“I stopped using diapers during the daytime with him at nine months. My second child was out of diapers by 12 months or 13 months. My third child was out of diapers at 17 months, but he also was pooped-trained from pretty much from birth. My fourth child, I took him out of diapers at 12 months. And my fifth was really my golden child and all levels. She was out of diapers at 12 to 13 months in the day. By 17 months, we didn’t use nighttime diapers either. It was absolutely amazing,” Olson says.
How the diaper-free method works
The diaper-free elimination communication method starts with just observing your baby, preferring starting in the newborn stage.
Watch your baby for a few hours a day for a couple of days and see if he/she gives off any kind of facial expression. “Most babies just get fussy a little bit after nursing; that’s a signal for sure your baby has to go. The most common signal actually is getting fussy,” Olson says.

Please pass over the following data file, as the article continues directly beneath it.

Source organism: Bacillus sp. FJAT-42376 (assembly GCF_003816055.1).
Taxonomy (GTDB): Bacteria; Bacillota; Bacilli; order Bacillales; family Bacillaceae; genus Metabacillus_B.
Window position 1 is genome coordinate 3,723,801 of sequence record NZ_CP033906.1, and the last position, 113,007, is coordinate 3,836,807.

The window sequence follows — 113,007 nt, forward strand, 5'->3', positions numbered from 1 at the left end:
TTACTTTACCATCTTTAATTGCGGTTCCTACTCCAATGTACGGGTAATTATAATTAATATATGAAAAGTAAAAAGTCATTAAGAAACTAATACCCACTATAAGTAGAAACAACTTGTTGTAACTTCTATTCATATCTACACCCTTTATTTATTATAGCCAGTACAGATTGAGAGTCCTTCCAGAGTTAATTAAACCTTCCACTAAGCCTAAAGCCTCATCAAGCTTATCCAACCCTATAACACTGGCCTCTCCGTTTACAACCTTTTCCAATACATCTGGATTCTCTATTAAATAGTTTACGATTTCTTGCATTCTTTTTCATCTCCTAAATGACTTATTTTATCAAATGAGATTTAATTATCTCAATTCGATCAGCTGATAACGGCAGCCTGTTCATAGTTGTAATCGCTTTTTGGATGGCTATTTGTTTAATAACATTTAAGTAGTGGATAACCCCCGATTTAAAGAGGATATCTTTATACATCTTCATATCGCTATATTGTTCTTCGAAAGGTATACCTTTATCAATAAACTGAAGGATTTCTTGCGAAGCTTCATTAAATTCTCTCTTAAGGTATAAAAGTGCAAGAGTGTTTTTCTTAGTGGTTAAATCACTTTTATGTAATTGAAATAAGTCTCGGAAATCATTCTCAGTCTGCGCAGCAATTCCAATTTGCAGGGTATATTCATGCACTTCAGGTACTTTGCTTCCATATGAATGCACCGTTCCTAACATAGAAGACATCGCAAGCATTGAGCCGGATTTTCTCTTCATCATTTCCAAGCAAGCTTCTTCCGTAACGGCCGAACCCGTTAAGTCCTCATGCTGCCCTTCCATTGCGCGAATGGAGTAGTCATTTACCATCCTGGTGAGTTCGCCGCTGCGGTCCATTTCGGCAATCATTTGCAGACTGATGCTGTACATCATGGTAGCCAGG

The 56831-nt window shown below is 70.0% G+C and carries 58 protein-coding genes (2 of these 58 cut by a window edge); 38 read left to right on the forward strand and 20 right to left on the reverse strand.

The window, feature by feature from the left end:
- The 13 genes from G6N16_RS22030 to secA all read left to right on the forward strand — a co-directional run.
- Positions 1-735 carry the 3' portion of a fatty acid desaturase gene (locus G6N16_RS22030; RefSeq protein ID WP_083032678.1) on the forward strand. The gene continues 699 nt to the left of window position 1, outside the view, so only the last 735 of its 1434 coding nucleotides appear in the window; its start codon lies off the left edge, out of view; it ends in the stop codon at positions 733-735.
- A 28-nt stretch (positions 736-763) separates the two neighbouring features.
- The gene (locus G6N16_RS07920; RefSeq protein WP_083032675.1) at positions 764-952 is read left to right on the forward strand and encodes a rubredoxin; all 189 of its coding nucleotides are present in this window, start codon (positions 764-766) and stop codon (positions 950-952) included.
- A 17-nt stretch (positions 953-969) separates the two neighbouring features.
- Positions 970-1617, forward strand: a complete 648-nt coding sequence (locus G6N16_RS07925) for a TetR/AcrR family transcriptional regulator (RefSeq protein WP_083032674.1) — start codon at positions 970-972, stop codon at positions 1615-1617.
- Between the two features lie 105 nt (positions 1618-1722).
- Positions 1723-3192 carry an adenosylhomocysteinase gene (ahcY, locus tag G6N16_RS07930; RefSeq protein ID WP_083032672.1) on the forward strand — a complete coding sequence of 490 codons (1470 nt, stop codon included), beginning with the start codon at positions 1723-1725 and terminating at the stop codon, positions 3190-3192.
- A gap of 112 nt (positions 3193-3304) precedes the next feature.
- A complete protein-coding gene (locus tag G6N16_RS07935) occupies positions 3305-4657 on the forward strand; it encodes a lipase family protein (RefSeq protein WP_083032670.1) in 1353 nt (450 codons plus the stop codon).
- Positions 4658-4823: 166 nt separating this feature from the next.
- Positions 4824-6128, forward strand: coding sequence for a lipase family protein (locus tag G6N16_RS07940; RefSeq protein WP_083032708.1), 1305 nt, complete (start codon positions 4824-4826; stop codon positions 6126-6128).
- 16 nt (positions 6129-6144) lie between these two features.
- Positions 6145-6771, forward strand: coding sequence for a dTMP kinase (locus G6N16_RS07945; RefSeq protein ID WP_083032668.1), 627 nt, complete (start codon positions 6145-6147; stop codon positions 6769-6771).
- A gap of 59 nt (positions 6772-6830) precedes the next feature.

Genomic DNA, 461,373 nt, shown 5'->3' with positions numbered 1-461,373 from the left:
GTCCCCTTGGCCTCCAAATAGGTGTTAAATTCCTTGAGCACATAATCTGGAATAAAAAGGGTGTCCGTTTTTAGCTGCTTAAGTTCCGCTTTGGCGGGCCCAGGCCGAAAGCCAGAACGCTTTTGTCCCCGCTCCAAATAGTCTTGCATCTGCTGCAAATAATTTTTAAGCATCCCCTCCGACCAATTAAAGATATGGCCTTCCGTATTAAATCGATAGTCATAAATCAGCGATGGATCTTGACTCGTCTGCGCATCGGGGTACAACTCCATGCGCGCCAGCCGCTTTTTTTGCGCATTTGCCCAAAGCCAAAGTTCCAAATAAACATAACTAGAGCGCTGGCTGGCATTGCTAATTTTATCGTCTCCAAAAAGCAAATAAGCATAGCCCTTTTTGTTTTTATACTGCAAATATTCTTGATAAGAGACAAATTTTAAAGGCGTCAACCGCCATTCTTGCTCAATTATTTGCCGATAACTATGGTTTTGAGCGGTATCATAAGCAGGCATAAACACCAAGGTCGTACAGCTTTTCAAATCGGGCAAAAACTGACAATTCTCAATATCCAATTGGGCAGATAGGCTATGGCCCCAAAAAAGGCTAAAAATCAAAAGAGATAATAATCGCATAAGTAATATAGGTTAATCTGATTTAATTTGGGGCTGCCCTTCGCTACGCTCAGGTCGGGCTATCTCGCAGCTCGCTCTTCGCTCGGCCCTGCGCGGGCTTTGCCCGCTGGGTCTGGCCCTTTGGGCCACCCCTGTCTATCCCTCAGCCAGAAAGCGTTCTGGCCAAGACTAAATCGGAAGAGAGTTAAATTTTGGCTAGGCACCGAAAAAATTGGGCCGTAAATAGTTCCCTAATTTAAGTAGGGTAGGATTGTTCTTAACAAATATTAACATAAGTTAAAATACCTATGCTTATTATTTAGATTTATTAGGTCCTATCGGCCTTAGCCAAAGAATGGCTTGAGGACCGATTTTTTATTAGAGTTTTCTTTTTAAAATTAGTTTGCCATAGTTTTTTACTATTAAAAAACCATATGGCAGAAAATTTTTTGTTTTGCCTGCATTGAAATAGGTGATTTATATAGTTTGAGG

Another common pooping signal is the grimace. When you notice your baby grimacing, “You just gently say, ‘Wait,’ bring them over to the toilet, the sink or a container,” Olson says. Another excellent time to have your baby use a Top Hat Potty (instead of a diaper) when they wake up or after a nap. “We all have a hormone, an anti-diuretic hormone that keeps us clean and dry when we’re sleeping and when we wake up, we need to go,” Olson says.
Elimination communication is an exposure technique. Over time, your baby gets used to not going in his/her diaper. “Elimination communication is what they do in countries across the world that don’t use diapers. They make a noise, such as a grunt or mimicking the sound of rushing water, and the baby releases,” Olson says.
The role diapers still play
With elimination communication, you’ll still use diapers, but just as a backup, such as during the day or at night and up until a certain age or stage such as when your baby is crawling or walking. Then, they’ll just wear toddler underwear.
“With elimination communication, people stop using diapers when their baby is between around 9 to 14 months,” Olsen says.
You might also resort to diapers when you’re busy, such as when you’re traveling.
Still, the diaper is just there in case. With elimination communication, you reuse the same dry diaper for two to three days. “I’ve used the same diaper until the tabs have ripped off,” Olson says.